Conquering territories from his native Macedonia to the Indus River, Alexander the Great (356-323 B.C.E.) enabled his successors, the three Hellenistic kingdoms, to spread Greek culture to an unprecedented extent. Vast regions formerly dominated by Egyptian or Persian traditions soon came to exhibit distinctively Greek characteristics in politics, language, athletics, art, literature and philosophy. Nonetheless, much of the world, including most people within the Hellenistic kingdoms, continued to live largely unaffected by Greek culture.

Geography

In Alexander’s day, humans were living not only in Africa, Europe and the Middle East but also in Central and East Asia, Australia, the Americas and on islands in the Pacific Ocean. Alexander’s conquests fell far short of encompassing all these regions. They did, however, embrace territories from Greece to the Indus River and from Anatolia to Memphis on the Nile.

Greek Cities

Cities attracted the majority of Greeks who immigrated into the lands Alexander conquered. Whether long established or newly founded by the conquerors, these urban areas soon acquired traditional features of Greek city-states, such as councils, assemblies, theaters and gymnasiums as well as an agora that served as both market and political forum. The Greek tradition of the city-state’s wealthy elite contributing to the common good continued through interaction between Hellenistic kings and urban upper classes.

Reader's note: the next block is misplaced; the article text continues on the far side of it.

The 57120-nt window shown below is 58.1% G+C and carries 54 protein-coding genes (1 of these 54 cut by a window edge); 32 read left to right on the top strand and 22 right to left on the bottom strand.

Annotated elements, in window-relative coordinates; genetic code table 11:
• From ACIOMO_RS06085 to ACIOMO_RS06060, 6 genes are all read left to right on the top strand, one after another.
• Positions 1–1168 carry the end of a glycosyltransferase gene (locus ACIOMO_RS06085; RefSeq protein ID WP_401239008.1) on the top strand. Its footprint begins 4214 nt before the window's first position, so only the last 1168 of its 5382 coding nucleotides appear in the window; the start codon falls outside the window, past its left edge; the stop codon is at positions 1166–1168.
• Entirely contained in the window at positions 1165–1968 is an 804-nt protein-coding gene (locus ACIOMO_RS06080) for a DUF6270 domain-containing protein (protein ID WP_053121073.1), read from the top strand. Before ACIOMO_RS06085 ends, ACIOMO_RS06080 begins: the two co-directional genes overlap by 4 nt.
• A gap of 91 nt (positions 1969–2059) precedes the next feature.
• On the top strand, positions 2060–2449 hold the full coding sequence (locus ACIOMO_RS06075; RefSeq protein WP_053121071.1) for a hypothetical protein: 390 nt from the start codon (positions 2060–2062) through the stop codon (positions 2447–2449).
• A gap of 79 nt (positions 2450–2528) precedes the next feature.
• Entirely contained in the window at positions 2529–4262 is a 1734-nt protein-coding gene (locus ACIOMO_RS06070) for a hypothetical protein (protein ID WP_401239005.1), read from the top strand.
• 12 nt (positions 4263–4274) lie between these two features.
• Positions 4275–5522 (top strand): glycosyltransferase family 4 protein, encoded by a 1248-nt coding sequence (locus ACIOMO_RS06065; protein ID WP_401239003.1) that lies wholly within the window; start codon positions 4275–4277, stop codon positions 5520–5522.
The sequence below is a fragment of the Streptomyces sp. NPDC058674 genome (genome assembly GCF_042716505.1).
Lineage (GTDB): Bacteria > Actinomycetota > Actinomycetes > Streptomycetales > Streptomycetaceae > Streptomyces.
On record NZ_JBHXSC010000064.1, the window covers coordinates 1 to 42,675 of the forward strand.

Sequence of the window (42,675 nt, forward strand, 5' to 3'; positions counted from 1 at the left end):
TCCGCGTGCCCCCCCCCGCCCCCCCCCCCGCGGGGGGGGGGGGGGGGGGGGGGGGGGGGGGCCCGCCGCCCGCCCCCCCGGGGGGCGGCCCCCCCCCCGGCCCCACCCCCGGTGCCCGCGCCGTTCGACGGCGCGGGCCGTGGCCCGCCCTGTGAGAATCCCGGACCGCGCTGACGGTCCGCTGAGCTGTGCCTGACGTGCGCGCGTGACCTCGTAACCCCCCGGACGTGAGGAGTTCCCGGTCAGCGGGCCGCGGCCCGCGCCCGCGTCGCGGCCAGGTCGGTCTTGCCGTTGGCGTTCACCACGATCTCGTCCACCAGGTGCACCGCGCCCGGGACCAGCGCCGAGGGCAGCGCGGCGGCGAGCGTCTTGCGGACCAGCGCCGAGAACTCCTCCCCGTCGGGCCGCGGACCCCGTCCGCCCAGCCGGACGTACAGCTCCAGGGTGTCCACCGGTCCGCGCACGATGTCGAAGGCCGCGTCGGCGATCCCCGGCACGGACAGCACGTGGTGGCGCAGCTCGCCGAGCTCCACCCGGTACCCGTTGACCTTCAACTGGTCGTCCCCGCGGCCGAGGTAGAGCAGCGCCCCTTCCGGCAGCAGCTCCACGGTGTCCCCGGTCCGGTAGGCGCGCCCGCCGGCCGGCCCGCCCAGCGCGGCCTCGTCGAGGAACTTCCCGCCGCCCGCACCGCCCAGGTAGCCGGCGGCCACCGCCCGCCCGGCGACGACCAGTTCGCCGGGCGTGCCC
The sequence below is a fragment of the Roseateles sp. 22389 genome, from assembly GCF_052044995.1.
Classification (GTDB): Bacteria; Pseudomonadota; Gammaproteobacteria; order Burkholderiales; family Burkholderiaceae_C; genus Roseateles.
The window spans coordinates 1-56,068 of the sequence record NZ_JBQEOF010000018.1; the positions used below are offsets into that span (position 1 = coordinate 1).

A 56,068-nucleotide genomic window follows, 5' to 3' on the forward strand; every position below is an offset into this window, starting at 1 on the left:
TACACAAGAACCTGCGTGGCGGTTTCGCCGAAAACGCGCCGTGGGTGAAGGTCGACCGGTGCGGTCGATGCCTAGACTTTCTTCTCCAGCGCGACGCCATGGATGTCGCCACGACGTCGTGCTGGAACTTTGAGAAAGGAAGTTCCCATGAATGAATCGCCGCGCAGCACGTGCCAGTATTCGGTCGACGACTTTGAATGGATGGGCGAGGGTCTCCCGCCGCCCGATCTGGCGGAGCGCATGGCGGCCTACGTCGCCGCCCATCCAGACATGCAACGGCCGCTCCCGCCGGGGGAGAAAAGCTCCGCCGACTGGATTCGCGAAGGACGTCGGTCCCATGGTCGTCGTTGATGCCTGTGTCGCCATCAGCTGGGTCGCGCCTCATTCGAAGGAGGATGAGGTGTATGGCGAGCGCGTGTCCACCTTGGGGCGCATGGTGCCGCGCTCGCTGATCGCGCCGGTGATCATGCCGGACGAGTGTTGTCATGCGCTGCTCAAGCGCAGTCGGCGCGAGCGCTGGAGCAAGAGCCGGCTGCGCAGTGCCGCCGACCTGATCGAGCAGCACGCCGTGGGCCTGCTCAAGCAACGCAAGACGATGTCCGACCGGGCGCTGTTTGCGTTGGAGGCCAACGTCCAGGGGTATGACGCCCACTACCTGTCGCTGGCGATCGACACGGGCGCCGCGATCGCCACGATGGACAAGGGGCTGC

Greek Lauguage and Ideas

Non-Greeks wishing to pursue a government career had to learn koine, a standardized form of Greek based on the Athenian dialect. Consequently, koine spread across the Hellenistic world, becoming the lingua franca of commerce and culture. Alexander established a common market throughout the Hellenistic world, setting up mints and a common currency standard. While this may have reflected primarily a desire to divert wealth to himself and his Greek successors, it did facilitate commerce between Greeks and non-Greeks, helping spread Greek ideas. As far from their homeland as Bactria (in present-day Afghanistan), Greek settlers flourished through trade between India, China and the Mediterranean world, making Bactria a cultural intersection joining the traditions of Greece with those of Asia.

Limits

The Hellenistic kingdoms never included Gaul, Iberia or Britain, all of which would, within about three centuries of Alexander’s death, fall within the Roman Empire. Even inside the Hellenistic sphere, most people -- those dwelling in rural areas -- remained largely untouched by Greek culture, which flourished mainly in the cities. Hellenistic cities, moreover, fostered Macedonian conceptions of monarchy as opposed to Athenian-style democracy. In this sense, Alexander may have helped disseminate some aspects of Greek culture but only at the expense of others.